Why Losing Weight May Require Some Serious Effort

Here’s what people from nytimes are saying about weight loss and all dieting stuff.

Both eating less and moving more helps with weight control. Eating even less and moving even more helps with weight loss. But it doesn’t take rocket science to figure out if you choose something you love to do it will not be work. I used to walk miles and miles.

I love to ride my bike for fun but the very atmosphere of a gym with all the huffing and grunting just turns me off. Unfortunately I have periformis problems that now limits me to short walks. Someone fiddled and broke the brakes on my bike and in other to have it fixed I have to walk it a fairly long distance – my car is very small. So over the winter I gained an uncomfortable amount of weight but I ate the same as usual. The sad part for me if I live a few steps from one of the greatest bike paths in the country. So I have to wait it out for now. All I can say is MOVE any way that you actually like.

I’m an experienced endurance athlete and I can tell you that if you are engaging in serious endurance sports such as cycling, running, triathlon, etc., that eating is not an issue. You can pretty much eat anything you want and you will lose weight.

And in order to lose weight just by eating less is not really a good idea. It leads to eating disorders and ruins your concentration and ability to think.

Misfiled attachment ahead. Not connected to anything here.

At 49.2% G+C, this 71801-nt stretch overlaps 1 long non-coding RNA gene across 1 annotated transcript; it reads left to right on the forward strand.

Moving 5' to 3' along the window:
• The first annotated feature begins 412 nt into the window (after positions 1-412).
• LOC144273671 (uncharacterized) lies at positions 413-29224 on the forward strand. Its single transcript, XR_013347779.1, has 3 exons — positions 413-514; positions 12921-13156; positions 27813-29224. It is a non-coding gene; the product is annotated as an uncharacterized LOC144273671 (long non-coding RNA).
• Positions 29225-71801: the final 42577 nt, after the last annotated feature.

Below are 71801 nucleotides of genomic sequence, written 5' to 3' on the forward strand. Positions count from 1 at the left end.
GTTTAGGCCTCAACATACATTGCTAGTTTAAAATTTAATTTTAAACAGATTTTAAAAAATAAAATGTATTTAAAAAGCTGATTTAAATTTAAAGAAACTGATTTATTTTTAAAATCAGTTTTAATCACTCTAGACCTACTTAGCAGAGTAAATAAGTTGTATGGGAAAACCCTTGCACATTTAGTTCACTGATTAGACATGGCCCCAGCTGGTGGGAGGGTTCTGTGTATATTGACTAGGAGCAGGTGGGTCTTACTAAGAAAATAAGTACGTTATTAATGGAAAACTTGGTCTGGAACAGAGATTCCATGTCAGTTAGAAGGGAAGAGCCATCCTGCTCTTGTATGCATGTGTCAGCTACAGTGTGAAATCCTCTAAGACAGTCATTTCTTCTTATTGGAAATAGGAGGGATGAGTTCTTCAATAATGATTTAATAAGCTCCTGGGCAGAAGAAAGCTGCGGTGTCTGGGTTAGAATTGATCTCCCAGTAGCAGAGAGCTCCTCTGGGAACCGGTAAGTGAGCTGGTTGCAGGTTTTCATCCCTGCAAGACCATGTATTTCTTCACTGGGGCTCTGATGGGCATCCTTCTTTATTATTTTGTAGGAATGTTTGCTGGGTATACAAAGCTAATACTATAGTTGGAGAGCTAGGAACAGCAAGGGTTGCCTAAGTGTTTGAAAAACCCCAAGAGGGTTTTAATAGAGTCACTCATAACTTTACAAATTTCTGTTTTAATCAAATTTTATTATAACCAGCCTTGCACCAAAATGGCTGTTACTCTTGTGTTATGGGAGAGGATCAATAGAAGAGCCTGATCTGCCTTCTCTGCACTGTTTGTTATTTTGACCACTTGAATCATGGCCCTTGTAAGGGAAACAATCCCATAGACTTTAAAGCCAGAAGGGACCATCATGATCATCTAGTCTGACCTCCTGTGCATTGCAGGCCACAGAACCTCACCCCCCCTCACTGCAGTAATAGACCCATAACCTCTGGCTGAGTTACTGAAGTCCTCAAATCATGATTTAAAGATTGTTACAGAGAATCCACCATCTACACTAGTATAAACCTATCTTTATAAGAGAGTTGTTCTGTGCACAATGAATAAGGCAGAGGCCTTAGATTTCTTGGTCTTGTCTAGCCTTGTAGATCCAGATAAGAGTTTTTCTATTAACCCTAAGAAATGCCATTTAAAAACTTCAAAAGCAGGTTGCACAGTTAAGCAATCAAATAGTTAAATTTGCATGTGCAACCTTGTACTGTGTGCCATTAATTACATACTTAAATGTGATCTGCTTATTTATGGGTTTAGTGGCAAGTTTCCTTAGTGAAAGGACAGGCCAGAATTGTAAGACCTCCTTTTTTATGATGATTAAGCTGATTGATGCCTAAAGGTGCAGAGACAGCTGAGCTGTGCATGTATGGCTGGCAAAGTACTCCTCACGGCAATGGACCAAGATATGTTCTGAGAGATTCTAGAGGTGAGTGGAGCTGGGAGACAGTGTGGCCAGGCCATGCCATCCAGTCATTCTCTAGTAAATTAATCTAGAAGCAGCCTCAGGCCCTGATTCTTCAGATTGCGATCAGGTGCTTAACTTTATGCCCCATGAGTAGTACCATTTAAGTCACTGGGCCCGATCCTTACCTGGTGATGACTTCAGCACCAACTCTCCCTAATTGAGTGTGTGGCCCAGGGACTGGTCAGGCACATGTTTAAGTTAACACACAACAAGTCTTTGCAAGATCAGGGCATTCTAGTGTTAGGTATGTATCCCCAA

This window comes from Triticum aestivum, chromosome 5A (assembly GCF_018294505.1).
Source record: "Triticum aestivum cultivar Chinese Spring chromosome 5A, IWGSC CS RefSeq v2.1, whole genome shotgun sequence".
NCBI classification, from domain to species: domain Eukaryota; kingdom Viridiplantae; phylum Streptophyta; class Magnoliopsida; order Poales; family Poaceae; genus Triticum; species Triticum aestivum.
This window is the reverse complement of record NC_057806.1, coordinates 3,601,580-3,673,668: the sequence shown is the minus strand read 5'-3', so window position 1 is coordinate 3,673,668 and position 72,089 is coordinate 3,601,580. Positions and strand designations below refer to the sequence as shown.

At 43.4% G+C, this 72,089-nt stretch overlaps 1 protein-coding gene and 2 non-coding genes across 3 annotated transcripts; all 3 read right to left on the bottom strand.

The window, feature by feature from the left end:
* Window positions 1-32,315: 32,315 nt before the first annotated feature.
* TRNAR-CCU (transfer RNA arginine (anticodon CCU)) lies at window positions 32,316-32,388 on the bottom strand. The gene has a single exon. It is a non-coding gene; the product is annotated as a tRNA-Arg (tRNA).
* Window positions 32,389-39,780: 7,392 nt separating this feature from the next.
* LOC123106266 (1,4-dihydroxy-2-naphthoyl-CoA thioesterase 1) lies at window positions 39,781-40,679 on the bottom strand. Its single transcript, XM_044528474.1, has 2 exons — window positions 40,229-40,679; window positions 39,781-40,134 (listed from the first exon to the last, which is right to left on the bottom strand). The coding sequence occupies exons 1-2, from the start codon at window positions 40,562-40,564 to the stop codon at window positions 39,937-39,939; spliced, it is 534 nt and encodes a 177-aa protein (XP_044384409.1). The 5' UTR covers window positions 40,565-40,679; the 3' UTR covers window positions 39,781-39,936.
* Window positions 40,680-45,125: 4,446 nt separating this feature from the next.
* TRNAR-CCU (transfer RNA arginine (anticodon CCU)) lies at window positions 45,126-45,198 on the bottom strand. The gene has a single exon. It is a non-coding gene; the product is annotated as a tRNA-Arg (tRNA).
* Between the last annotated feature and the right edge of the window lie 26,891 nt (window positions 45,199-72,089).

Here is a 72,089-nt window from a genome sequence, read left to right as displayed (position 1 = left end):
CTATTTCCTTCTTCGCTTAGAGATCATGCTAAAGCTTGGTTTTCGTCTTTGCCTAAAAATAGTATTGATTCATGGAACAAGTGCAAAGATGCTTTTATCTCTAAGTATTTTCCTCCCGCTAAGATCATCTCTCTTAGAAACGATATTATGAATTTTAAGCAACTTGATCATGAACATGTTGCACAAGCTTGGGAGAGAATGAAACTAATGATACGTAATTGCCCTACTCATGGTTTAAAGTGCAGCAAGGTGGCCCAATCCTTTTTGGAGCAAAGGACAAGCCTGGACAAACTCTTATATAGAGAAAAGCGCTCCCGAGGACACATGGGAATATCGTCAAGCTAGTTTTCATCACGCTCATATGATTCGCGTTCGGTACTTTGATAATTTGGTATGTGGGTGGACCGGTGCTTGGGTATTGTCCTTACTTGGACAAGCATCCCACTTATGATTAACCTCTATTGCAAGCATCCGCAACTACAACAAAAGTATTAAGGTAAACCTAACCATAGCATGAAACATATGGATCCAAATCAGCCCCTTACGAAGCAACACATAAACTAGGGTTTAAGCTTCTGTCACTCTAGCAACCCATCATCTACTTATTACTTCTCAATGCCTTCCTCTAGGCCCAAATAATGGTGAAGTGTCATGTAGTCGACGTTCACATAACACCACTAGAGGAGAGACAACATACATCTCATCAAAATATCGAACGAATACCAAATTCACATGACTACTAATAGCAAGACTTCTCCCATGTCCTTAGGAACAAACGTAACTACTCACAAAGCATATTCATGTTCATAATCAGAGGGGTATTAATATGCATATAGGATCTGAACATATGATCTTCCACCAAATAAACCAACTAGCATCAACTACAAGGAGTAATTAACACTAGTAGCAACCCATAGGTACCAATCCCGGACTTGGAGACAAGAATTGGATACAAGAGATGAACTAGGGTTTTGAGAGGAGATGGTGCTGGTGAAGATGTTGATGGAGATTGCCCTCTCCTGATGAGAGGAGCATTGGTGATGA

Another study on losing weight! Almost every day a new study. Will they ever end? This one is much sillier than the rest — thinking “playtime” versus “exercise” — but it did gain media attention. Tomorrow it will be forgotten, replaced by another study with a new theory on losing weight. Wouldn’t it easier to forget about the studies and just use common sense — exercise regularly and consume less high calorie food. It works for me.

For a lot of us, reframing exercise as playtime increases the likelihood that we will stick with it. Different strokes for different folks. Peace out

Eventually, I lost the weight fixation, and with that returned to normal eating habits. I eat when I am hungry and exactly what I want. Never have the urge to over eat.

Now, as a middle ager, am thinner than I was when I finished high school. Actually ran into someone in my community that I recognized from same school we both attended. The other person was quite overweight, and I was proud that I hadn’t packed on pounds.

“You allow yourself to do something BAD (like eating more cheeseburgers, fries, and onion rings) after you’ve done something GOOD for yourself!”

An August 2011 study published in the journal Addiction shows that the same licensing effect can happen with smokers: those who took pills they believed were vitamins – actually just sugar pills – smoked significantly more cigarettes afterward than those in a control group.

John Cloud wrote in his TIME article that he felt virtuous. He knew he was getting his nutrition in the pills, so he felt licensed to eat a less healthy diet with more calories.

That pervasive sense of “earning” treats or rewards for our hard effort may be at work here.


2 Comments on “Why Losing Weight May Require Some Serious Effort”

  1. […] is whywe continue to be told that eat less and exercise more is the ideal way to lose weight. Of course this advice doesn’t work, but the industries that […]

  2. […] Buying your own produce and cooking daily meals from scratch probably are a big help, and this practice is also cheaper than eating out, even at fast food places. I just refuse to believe that we have no control over our weight. Read more about losing weight on proper way here. […]

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